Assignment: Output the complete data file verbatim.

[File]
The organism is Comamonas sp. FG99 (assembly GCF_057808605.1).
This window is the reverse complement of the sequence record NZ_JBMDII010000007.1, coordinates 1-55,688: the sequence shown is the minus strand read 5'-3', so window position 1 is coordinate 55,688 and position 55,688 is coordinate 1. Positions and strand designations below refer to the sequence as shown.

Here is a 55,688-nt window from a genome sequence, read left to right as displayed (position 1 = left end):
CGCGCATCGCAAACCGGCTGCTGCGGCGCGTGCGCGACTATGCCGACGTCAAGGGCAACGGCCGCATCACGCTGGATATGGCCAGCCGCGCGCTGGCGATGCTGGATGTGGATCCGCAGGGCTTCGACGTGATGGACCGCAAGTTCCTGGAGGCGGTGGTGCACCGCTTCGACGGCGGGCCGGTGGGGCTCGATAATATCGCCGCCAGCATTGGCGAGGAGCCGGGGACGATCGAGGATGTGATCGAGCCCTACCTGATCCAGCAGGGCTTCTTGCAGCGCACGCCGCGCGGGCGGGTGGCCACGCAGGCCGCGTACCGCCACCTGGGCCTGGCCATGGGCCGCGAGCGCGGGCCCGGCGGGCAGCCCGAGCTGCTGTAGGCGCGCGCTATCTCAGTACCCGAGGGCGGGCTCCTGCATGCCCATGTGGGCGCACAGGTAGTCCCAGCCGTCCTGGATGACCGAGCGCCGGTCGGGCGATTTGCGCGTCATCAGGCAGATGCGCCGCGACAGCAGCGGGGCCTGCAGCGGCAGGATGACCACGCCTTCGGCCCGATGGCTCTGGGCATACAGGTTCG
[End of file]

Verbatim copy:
The organism is Comamonas sp. FG99 (assembly GCF_057808605.1).
This window is the reverse complement of the sequence record NZ_JBMDII010000007.1, coordinates 1-55,688: the sequence shown is the minus strand read 5'-3', so window position 1 is coordinate 55,688 and position 55,688 is coordinate 1. Positions and strand designations below refer to the sequence as shown.

Here is a 55,688-nt window from a genome sequence, read left to right as displayed (position 1 = left end):
CGCGCATCGCAAACCGGCTGCTGCGGCGCGTGCGCGACTATGCCGACGTCAAGGGCAACGGCCGCATCACGCTGGATATGGCCAGCCGCGCGCTGGCGATGCTGGATGTGGATCCGCAGGGCTTCGACGTGATGGACCGCAAGTTCCTGGAGGCGGTGGTGCACCGCTTCGACGGCGGGCCGGTGGGGCTCGATAATATCGCCGCCAGCATTGGCGAGGAGCCGGGGACGATCGAGGATGTGATCGAGCCCTACCTGATCCAGCAGGGCTTCTTGCAGCGCACGCCGCGCGGGCGGGTGGCCACGCAGGCCGCGTACCGCCACCTGGGCCTGGCCATGGGCCGCGAGCGCGGGCCCGGCGGGCAGCCCGAGCTGCTGTAGGCGCGCGCTATCTCAGTACCCGAGGGCGGGCTCCTGCATGCCCATGTGGGCGCACAGGTAGTCCCAGCCGTCCTGGATGACCGAGCGCCGGTCGGGCGATTTGCGCGTCATCAGGCAGATGCGCCGCGACAGCAGCGGGGCCTGCAGCGGCAGGATGACCACGCCTTCGGCCCGATGGCTCTGGGCATACAGGTTCG